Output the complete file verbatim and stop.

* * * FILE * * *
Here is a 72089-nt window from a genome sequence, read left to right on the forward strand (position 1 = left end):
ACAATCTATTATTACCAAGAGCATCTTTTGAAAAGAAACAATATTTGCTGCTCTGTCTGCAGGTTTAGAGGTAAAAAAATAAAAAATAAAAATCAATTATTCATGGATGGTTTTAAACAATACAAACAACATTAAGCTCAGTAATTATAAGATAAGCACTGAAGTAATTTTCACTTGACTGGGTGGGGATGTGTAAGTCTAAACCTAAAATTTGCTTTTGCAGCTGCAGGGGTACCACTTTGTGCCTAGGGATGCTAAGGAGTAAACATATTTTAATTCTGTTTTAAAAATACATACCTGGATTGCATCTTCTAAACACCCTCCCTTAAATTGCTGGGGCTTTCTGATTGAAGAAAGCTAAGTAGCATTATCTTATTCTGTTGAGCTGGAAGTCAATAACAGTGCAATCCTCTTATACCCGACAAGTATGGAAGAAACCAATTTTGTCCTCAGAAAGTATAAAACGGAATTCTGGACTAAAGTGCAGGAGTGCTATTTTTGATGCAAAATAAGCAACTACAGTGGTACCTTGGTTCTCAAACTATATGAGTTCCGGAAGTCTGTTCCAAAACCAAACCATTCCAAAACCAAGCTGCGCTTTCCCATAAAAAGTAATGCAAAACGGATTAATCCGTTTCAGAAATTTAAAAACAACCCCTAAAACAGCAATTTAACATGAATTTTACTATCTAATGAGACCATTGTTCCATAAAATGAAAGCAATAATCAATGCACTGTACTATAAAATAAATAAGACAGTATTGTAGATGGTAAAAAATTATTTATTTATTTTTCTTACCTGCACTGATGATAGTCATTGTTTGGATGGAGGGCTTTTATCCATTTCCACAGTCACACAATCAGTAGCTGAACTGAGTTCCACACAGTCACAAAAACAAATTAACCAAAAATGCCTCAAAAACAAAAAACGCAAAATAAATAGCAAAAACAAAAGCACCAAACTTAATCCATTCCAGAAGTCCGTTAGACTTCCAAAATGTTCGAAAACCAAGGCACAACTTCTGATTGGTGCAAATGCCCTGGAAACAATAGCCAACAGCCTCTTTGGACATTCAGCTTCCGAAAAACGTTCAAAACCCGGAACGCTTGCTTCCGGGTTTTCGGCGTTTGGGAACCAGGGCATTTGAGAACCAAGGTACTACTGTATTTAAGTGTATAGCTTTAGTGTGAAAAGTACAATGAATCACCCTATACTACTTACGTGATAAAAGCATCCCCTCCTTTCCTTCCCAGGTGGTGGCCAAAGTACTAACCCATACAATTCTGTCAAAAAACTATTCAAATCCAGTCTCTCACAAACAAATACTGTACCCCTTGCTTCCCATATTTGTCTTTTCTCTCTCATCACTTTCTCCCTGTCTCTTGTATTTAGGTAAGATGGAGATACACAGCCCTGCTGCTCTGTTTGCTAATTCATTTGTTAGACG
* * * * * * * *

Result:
Here is a 72089-nt window from a genome sequence, read left to right on the forward strand (position 1 = left end):
ACAATCTATTATTACCAAGAGCATCTTTTGAAAAGAAACAATATTTGCTGCTCTGTCTGCAGGTTTAGAGGTAAAAAAATAAAAAATAAAAATCAATTATTCATGGATGGTTTTAAACAATACAAACAACATTAAGCTCAGTAATTATAAGATAAGCACTGAAGTAATTTTCACTTGACTGGGTGGGGATGTGTAAGTCTAAACCTAAAATTTGCTTTTGCAGCTGCAGGGGTACCACTTTGTGCCTAGGGATGCTAAGGAGTAAACATATTTTAATTCTGTTTTAAAAATACATACCTGGATTGCATCTTCTAAACACCCTCCCTTAAATTGCTGGGGCTTTCTGATTGAAGAAAGCTAAGTAGCATTATCTTATTCTGTTGAGCTGGAAGTCAATAACAGTGCAATCCTCTTATACCCGACAAGTATGGAAGAAACCAATTTTGTCCTCAGAAAGTATAAAACGGAATTCTGGACTAAAGTGCAGGAGTGCTATTTTTGATGCAAAATAAGCAACTACAGTGGTACCTTGGTTCTCAAACTATATGAGTTCCGGAAGTCTGTTCCAAAACCAAACCATTCCAAAACCAAGCTGCGCTTTCCCATAAAAAGTAATGCAAAACGGATTAATCCGTTTCAGAAATTTAAAAACAACCCCTAAAACAGCAATTTAACATGAATTTTACTATCTAATGAGACCATTGTTCCATAAAATGAAAGCAATAATCAATGCACTGTACTATAAAATAAATAAGACAGTATTGTAGATGGTAAAAAATTATTTATTTATTTTTCTTACCTGCACTGATGATAGTCATTGTTTGGATGGAGGGCTTTTATCCATTTCCACAGTCACACAATCAGTAGCTGAACTGAGTTCCACACAGTCACAAAAACAAATTAACCAAAAATGCCTCAAAAACAAAAAACGCAAAATAAATAGCAAAAACAAAAGCACCAAACTTAATCCATTCCAGAAGTCCGTTAGACTTCCAAAATGTTCGAAAACCAAGGCACAACTTCTGATTGGTGCAAATGCCCTGGAAACAATAGCCAACAGCCTCTTTGGACATTCAGCTTCCGAAAAACGTTCAAAACCCGGAACGCTTGCTTCCGGGTTTTCGGCGTTTGGGAACCAGGGCATTTGAGAACCAAGGTACTACTGTATTTAAGTGTATAGCTTTAGTGTGAAAAGTACAATGAATCACCCTATACTACTTACGTGATAAAAGCATCCCCTCCTTTCCTTCCCAGGTGGTGGCCAAAGTACTAACCCATACAATTCTGTCAAAAAACTATTCAAATCCAGTCTCTCACAAACAAATACTGTACCCCTTGCTTCCCATATTTGTCTTTTCTCTCTCATCACTTTCTCCCTGTCTCTTGTATTTAGGTAAGATGGAGATACACAGCCCTGCTGCTCTGTTTGCTAATTCATTTGTTAGACG